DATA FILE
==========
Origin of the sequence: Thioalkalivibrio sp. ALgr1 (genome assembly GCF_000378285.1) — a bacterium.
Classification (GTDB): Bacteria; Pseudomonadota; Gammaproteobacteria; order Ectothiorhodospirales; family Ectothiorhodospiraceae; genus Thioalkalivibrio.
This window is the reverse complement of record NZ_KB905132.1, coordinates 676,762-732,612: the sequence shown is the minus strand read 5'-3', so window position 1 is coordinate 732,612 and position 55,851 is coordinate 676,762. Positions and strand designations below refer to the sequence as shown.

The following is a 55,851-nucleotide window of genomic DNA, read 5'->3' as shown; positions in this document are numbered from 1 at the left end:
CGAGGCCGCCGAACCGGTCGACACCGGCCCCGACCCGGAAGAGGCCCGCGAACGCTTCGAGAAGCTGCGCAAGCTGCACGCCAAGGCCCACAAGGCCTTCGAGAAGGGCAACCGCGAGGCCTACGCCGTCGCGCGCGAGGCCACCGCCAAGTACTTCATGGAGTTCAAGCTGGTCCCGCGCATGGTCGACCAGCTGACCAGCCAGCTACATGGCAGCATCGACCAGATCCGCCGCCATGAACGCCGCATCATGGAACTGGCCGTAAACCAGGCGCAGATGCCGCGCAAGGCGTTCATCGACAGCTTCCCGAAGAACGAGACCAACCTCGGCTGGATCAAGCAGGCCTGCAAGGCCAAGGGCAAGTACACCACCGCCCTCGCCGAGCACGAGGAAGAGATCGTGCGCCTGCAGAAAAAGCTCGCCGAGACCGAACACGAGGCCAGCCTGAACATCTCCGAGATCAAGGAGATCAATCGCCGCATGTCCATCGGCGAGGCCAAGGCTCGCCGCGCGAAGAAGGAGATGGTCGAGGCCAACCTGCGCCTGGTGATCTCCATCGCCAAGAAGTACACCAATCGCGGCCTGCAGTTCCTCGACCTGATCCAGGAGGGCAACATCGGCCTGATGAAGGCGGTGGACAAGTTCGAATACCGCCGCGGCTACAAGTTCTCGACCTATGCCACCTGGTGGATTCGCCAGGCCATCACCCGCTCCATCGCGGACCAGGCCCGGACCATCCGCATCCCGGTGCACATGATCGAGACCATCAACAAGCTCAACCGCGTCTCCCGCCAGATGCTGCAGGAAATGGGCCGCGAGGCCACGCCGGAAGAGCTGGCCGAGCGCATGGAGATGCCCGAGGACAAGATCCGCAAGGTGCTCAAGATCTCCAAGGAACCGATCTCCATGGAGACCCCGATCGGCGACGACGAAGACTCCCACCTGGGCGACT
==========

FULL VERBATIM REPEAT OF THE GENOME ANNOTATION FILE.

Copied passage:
Origin of the sequence: Thioalkalivibrio sp. ALgr1 (genome assembly GCF_000378285.1) — a bacterium.
Classification (GTDB): Bacteria; Pseudomonadota; Gammaproteobacteria; order Ectothiorhodospirales; family Ectothiorhodospiraceae; genus Thioalkalivibrio.
This window is the reverse complement of record NZ_KB905132.1, coordinates 676,762-732,612: the sequence shown is the minus strand read 5'-3', so window position 1 is coordinate 732,612 and position 55,851 is coordinate 676,762. Positions and strand designations below refer to the sequence as shown.

The following is a 55,851-nucleotide window of genomic DNA, read 5'->3' as shown; positions in this document are numbered from 1 at the left end:
CGAGGCCGCCGAACCGGTCGACACCGGCCCCGACCCGGAAGAGGCCCGCGAACGCTTCGAGAAGCTGCGCAAGCTGCACGCCAAGGCCCACAAGGCCTTCGAGAAGGGCAACCGCGAGGCCTACGCCGTCGCGCGCGAGGCCACCGCCAAGTACTTCATGGAGTTCAAGCTGGTCCCGCGCATGGTCGACCAGCTGACCAGCCAGCTACATGGCAGCATCGACCAGATCCGCCGCCATGAACGCCGCATCATGGAACTGGCCGTAAACCAGGCGCAGATGCCGCGCAAGGCGTTCATCGACAGCTTCCCGAAGAACGAGACCAACCTCGGCTGGATCAAGCAGGCCTGCAAGGCCAAGGGCAAGTACACCACCGCCCTCGCCGAGCACGAGGAAGAGATCGTGCGCCTGCAGAAAAAGCTCGCCGAGACCGAACACGAGGCCAGCCTGAACATCTCCGAGATCAAGGAGATCAATCGCCGCATGTCCATCGGCGAGGCCAAGGCTCGCCGCGCGAAGAAGGAGATGGTCGAGGCCAACCTGCGCCTGGTGATCTCCATCGCCAAGAAGTACACCAATCGCGGCCTGCAGTTCCTCGACCTGATCCAGGAGGGCAACATCGGCCTGATGAAGGCGGTGGACAAGTTCGAATACCGCCGCGGCTACAAGTTCTCGACCTATGCCACCTGGTGGATTCGCCAGGCCATCACCCGCTCCATCGCGGACCAGGCCCGGACCATCCGCATCCCGGTGCACATGATCGAGACCATCAACAAGCTCAACCGCGTCTCCCGCCAGATGCTGCAGGAAATGGGCCGCGAGGCCACGCCGGAAGAGCTGGCCGAGCGCATGGAGATGCCCGAGGACAAGATCCGCAAGGTGCTCAAGATCTCCAAGGAACCGATCTCCATGGAGACCCCGATCGGCGACGACGAAGACTCCCACCTGGGCGACT